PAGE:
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What Are You Saving For?

Joseph Crowley, CFP®
September 10, 2019

Financial Goals

One of the many things I enjoy about being a financial advisor is how every client and interaction is different. Each issue must be uniquely reviewed and analyzed. While the overall financial planning process may differ for each individual, our team at Exchange Capital Management strives to understand our individual client’s goals. While the question, “what are your goals” seems simple, it is vital to consider the specific steps that must be implemented.


Saving for retirement is a common answer when we review a client’s investment goals. While this straightforward goal is a great driver of a client’s financial plan, it is important to consider what it truly means.

Is your definition of retirement the same as your spouses? Your parents? Your neighbors? Have you considered lifestyle changes or what you would do with hours of added free time? How about where other life goals fit in with retirement? We've touched on some of these questions before, in our blog, Why You'll Probably Die With Money.

While retirement is typically the first on the list, it is seldom the only goal. Possible healthcare and educational costs as well as charitable giving are just a few examples of financial objectives that also deserve in depth planning. Each example listed above has a distinct savings vehicle which can provide significant benefits. The government rarely provides clear guidance on how to avoid paying income taxes, so when strategies exist, it is important to take advantage of them.

Interested in learning more? Check out our blogs about Health Savings Accounts (HSAs).


Funding options such as leveraging debt, using existing assets, or accumulating additional savings each have their own pros and cons, not only financially, but also psychologically. Review the potential impacts on cash flow and current savings to ensure you are not overextending and sacrificing in other areas you may not want to. Find a balance between debt payments and savings while maintaining a positive cash flow. The golden rule for financial success is simple. Spend less than you make.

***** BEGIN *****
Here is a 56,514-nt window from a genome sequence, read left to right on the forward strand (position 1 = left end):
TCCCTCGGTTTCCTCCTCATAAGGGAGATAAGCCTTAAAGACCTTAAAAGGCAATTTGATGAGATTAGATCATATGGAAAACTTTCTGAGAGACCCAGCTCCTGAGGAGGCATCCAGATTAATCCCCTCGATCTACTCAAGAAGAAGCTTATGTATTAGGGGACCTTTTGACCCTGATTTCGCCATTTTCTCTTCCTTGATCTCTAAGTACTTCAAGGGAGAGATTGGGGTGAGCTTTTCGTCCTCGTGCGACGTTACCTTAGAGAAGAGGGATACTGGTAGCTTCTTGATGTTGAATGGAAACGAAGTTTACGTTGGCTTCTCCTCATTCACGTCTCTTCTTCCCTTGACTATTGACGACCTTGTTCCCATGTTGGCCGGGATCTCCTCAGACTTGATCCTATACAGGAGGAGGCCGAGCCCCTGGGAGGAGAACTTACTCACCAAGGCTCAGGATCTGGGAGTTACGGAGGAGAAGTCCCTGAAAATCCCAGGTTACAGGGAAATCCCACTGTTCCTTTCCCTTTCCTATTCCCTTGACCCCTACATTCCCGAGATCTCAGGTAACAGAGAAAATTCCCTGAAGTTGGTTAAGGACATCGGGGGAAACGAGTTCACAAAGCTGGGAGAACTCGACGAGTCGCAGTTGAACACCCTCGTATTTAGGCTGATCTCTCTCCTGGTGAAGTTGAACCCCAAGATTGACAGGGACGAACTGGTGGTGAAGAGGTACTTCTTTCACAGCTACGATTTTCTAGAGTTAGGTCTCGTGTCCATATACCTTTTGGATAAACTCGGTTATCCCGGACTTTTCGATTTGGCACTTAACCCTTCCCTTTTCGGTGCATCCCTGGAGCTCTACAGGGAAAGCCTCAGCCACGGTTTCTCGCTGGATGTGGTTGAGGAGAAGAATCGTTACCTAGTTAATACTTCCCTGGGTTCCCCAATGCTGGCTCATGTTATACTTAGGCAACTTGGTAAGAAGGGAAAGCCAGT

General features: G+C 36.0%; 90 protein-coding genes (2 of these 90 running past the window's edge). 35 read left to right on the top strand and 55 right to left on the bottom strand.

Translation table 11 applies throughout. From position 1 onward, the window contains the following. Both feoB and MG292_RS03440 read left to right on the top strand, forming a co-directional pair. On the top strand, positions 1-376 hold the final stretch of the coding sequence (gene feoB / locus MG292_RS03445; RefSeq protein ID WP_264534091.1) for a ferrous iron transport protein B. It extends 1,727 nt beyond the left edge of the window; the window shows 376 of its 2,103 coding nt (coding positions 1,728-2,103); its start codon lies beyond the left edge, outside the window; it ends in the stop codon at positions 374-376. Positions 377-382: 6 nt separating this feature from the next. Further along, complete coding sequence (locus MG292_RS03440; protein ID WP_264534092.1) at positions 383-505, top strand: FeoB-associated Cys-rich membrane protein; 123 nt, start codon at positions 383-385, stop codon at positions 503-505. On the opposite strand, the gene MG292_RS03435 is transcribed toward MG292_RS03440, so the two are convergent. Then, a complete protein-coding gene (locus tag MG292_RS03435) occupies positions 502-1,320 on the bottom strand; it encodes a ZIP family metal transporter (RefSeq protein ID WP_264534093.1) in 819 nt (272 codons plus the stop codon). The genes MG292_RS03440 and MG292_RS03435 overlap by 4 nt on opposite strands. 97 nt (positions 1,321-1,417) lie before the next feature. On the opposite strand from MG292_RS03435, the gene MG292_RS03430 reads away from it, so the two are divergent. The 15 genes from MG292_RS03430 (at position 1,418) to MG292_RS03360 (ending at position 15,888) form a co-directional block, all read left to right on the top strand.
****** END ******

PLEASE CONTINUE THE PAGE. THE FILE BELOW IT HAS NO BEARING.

Once the best method for saving has been determined, give thought to your timeline. How far off is the day when saved funds will be utilized? What frequency and amount will guarantee you to reach your target? Having a specific timeline can help maintain momentum and focus throughout the accumulation stage. Not only that, but it can also simplify the management of multiple short- and long-term goals.

If you feel savings are getting off track and expense cuts must be made, take a deeper look at spending. Be sure to carefully review recurring charges such as subscription services, TV/phone/internet, and memberships. If you are not utilizing a service, strong consideration should be made to cutting it.

A clear timeline helps determine one aspect of a goal that typically does not receive due consideration. Asset allocation matters. Markets can be volatile and at times seem unforgiving. Being too aggressive in a short-term investment may lead to a loss in wealth if markets are not favorable. Inversely, conservative investing for a long-time horizon could potentially produce a shortfall or even extend the date of your goal. Finding the right allocation balance while adjusting when appropriate further assures a rewarding outcome.

Implement & Maintain

Saving for major financial events can seem daunting. In order to stay focused and confident, take each step one at a time. Define your goals, plan how you are going to achieve them, implement your plan, and execute when the time comes. Be sure to check in every now and then to verify you are still on the right track.

Of course, situations and goals change. One of our duties as financial advisors is to help you determine, maintain, and eventually reach your goals. We can help you design that path and make sure you stay committed. Schedule a meeting with one of our advisors to help you get started.

New call-to-actionJoe Crowley is a Financial Planning Specialist at Exchange Capital Management.  The opinions expressed in this article are his own.